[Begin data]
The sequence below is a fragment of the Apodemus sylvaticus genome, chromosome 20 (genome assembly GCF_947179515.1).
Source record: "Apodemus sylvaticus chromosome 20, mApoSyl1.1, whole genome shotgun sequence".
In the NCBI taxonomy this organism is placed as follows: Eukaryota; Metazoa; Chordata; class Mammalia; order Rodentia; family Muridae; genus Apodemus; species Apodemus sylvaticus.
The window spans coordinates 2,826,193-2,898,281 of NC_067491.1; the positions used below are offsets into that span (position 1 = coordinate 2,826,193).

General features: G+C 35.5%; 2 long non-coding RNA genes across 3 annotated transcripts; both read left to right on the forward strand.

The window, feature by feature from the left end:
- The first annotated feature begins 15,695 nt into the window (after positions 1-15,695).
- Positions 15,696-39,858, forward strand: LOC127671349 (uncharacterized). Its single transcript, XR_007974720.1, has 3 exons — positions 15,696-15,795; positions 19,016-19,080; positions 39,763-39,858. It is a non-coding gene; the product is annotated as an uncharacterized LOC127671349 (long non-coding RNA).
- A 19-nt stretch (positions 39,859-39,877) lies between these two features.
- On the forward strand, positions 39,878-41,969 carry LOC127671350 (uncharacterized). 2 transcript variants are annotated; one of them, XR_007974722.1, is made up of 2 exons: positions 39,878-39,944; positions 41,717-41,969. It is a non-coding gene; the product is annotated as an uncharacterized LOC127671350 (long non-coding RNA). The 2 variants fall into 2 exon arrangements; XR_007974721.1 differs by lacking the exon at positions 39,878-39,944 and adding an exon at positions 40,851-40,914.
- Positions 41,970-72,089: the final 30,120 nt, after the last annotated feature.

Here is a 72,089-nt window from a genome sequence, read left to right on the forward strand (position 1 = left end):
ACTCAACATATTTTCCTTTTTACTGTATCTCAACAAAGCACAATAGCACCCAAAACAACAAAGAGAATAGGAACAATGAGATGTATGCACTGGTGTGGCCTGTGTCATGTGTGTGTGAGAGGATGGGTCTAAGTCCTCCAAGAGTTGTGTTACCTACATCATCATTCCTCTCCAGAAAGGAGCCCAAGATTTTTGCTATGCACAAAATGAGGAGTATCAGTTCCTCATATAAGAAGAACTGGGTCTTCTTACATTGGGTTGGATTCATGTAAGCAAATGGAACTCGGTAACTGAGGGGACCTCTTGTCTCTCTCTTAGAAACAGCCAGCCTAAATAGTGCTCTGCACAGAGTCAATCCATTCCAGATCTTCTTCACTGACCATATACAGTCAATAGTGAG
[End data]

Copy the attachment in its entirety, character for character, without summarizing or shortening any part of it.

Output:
The sequence below is a fragment of the Apodemus sylvaticus genome, chromosome 20 (genome assembly GCF_947179515.1).
Source record: "Apodemus sylvaticus chromosome 20, mApoSyl1.1, whole genome shotgun sequence".
In the NCBI taxonomy this organism is placed as follows: Eukaryota; Metazoa; Chordata; class Mammalia; order Rodentia; family Muridae; genus Apodemus; species Apodemus sylvaticus.
The window spans coordinates 2,826,193-2,898,281 of NC_067491.1; the positions used below are offsets into that span (position 1 = coordinate 2,826,193).

General features: G+C 35.5%; 2 long non-coding RNA genes across 3 annotated transcripts; both read left to right on the forward strand.

The window, feature by feature from the left end:
- The first annotated feature begins 15,695 nt into the window (after positions 1-15,695).
- Positions 15,696-39,858, forward strand: LOC127671349 (uncharacterized). Its single transcript, XR_007974720.1, has 3 exons — positions 15,696-15,795; positions 19,016-19,080; positions 39,763-39,858. It is a non-coding gene; the product is annotated as an uncharacterized LOC127671349 (long non-coding RNA).
- A 19-nt stretch (positions 39,859-39,877) lies between these two features.
- On the forward strand, positions 39,878-41,969 carry LOC127671350 (uncharacterized). 2 transcript variants are annotated; one of them, XR_007974722.1, is made up of 2 exons: positions 39,878-39,944; positions 41,717-41,969. It is a non-coding gene; the product is annotated as an uncharacterized LOC127671350 (long non-coding RNA). The 2 variants fall into 2 exon arrangements; XR_007974721.1 differs by lacking the exon at positions 39,878-39,944 and adding an exon at positions 40,851-40,914.
- Positions 41,970-72,089: the final 30,120 nt, after the last annotated feature.

Here is a 72,089-nt window from a genome sequence, read left to right on the forward strand (position 1 = left end):
ACTCAACATATTTTCCTTTTTACTGTATCTCAACAAAGCACAATAGCACCCAAAACAACAAAGAGAATAGGAACAATGAGATGTATGCACTGGTGTGGCCTGTGTCATGTGTGTGTGAGAGGATGGGTCTAAGTCCTCCAAGAGTTGTGTTACCTACATCATCATTCCTCTCCAGAAAGGAGCCCAAGATTTTTGCTATGCACAAAATGAGGAGTATCAGTTCCTCATATAAGAAGAACTGGGTCTTCTTACATTGGGTTGGATTCATGTAAGCAAATGGAACTCGGTAACTGAGGGGACCTCTTGTCTCTCTCTTAGAAACAGCCAGCCTAAATAGTGCTCTGCACAGAGTCAATCCATTCCAGATCTTCTTCACTGACCATATACAGTCAATAGTGAG